suggestions. Wherever possible I give specific reference
to the particular type or product that I use. I feel
this is important because when people ask me questions,
they want to know exactly what product I have used and
been successful with.
ROD AND REEL COMBINATIONS
Medium/light weight bait-casting.
Penn PPG 4971 rod and 930 reel with 15 lb. Ande line.
This outfit would be appropriate for flounder, fluke,
weakfish and small blues.
2. Medium/light spinning. Penn PSG 4871A rod and
722Z reel with 10 lb. Ande Super Soft line. This would
take care of casting jigs and lures for blues and weaks
and school size bass.
3. Medium/light conventional. Penn
PC 3801L rod and 320 GTi levelwind or 25 GLS reels with
25 lb. Ande line.
Chart, navigation and bottom contour, waterproof.
chart for sportfishing. This chart provides information
about fishing areas and local names. In addition, a NOAA
regulation navigation chart should be aboard for
precision navigation and buoy information.
2. Bait cutting board and knife. Preferably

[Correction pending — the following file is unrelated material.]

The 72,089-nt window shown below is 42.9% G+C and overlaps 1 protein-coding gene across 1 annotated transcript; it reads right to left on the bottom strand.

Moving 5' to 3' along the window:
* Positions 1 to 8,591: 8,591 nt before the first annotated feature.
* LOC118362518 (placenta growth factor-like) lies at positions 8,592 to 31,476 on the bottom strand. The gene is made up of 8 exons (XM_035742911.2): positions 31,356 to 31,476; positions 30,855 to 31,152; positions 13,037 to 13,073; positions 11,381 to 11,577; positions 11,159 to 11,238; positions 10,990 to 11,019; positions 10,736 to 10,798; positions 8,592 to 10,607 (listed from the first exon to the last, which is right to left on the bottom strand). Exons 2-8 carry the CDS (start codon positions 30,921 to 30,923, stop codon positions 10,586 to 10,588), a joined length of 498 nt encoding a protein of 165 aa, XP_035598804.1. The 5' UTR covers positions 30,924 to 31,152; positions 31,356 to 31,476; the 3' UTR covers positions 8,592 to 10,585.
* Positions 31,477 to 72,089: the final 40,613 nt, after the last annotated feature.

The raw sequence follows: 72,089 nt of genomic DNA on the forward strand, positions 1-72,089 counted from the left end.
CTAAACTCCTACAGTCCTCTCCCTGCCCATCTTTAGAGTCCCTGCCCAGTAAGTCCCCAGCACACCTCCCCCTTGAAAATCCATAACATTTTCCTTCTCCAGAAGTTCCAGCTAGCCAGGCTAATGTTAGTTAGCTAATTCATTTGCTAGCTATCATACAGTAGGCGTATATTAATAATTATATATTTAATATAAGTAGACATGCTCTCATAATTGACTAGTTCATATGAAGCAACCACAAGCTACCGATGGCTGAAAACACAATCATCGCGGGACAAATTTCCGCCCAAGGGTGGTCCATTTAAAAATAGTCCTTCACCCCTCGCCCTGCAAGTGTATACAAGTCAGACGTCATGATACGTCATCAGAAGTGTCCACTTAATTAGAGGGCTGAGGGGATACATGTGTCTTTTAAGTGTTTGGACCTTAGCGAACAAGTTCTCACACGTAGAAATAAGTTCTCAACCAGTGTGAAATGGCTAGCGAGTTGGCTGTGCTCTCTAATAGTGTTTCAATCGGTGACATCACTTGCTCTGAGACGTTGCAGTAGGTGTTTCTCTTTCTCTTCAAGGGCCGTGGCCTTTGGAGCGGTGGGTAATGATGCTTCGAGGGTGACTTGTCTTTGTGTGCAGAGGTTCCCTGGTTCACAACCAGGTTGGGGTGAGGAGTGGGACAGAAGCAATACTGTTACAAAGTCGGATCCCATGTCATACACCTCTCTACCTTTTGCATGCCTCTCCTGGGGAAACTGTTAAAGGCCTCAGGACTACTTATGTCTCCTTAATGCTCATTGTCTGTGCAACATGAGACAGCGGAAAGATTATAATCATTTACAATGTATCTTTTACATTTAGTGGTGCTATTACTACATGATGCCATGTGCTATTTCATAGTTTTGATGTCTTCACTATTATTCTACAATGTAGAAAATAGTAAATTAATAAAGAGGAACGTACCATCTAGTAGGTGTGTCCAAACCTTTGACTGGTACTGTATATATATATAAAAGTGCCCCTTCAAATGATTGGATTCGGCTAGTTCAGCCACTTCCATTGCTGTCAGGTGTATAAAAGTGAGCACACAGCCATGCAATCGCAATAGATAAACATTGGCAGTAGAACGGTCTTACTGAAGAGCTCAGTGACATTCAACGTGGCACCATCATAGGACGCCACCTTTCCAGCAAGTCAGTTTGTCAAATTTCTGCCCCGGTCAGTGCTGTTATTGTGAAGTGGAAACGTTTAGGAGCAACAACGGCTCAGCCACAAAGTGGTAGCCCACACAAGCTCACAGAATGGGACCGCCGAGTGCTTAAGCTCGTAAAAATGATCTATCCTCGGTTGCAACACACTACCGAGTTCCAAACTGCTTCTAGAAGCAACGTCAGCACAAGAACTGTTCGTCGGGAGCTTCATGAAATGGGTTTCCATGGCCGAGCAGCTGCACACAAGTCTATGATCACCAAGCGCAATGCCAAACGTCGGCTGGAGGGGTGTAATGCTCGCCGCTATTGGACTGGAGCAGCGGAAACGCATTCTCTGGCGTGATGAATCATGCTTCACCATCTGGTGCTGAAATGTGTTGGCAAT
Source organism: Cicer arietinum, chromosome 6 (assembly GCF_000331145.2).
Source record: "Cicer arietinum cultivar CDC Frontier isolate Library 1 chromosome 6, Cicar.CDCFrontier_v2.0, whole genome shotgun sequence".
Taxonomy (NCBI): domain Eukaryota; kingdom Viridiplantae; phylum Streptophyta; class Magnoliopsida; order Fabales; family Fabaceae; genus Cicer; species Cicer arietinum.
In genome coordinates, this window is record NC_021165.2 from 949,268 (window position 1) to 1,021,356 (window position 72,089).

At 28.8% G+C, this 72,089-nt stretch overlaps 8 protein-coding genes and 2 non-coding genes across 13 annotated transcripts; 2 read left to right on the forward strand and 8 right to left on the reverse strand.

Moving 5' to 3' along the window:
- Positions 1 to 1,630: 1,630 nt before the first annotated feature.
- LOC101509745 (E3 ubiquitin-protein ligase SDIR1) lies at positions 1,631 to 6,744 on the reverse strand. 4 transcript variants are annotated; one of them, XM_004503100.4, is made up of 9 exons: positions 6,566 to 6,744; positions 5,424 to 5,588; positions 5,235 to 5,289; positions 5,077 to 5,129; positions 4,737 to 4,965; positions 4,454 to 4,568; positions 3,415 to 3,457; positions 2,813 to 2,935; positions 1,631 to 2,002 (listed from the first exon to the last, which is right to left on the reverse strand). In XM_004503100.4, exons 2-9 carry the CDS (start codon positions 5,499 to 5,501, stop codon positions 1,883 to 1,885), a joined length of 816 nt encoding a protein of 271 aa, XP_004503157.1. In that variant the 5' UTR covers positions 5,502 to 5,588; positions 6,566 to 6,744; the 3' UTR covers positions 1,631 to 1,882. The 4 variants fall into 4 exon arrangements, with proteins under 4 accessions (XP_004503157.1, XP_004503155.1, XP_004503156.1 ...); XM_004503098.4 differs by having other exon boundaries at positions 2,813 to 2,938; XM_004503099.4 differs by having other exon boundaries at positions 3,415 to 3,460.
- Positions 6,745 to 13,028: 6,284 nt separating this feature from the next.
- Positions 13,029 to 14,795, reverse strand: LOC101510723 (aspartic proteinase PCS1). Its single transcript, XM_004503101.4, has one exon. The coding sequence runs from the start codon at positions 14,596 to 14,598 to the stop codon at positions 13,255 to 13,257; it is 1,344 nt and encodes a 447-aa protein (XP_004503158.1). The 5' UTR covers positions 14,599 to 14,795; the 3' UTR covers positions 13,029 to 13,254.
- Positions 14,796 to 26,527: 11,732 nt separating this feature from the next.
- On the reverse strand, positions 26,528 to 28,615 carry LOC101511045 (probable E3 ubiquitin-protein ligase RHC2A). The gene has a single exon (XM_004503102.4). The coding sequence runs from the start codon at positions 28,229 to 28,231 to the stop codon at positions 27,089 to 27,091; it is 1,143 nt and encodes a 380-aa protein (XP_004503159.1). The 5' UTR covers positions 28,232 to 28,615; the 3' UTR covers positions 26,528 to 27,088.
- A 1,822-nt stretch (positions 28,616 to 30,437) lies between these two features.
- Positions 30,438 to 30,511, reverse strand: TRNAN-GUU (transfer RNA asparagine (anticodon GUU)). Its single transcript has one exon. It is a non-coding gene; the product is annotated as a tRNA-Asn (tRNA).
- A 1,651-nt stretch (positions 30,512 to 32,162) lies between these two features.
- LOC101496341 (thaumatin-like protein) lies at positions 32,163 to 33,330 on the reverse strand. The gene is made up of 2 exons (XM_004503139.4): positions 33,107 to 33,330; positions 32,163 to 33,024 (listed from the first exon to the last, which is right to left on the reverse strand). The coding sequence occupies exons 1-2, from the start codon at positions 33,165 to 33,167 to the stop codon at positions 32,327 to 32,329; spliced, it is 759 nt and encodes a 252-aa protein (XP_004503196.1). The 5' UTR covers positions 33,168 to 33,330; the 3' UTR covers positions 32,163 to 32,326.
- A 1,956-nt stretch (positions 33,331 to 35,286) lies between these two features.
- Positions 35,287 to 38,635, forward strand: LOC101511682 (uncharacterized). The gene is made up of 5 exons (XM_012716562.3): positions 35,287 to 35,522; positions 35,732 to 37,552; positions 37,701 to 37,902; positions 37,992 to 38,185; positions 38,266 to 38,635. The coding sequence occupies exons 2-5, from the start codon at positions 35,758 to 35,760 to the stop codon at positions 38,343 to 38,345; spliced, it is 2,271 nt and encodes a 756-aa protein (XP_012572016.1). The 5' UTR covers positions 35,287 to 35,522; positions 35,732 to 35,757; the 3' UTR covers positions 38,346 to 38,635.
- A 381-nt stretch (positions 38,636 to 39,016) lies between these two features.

a rod holder mounted teak or nylon version which is
available in most marine supply houses or the popular
and inexpensive bucket mounted board. Dexter or Russell
fillet knives of 7 or 8 inches serve well for both bait
and fish cleaning purposes.
3. Landing net. I
prefer a telescoping model that stores easily, with at
least a 30 inch wide opening. Several different
manufacturers produce such nets but be sure it utilizes
a polypropylene mesh. This material is light,
nonabsorbent and long lasting.
SPECIAL TACKLE BOX
Fisherman's pliers Parallel jaw pliers with wire
cutters, spring loaded, and in the smaller of the two
sizes available, 5 inch. Sargent, Manley, Sampo and
Berkeley make good pliers and stainless steel varieties
are available if you can afford the high price.
2. Sharpening stone. For keeping knives and hooks
in top shape. Several different manufacturers, styles
and shapes are available. Keep it as simple as possible.
3. Swivels. Assorted
sizes of high quality barrel and combination barrel/snap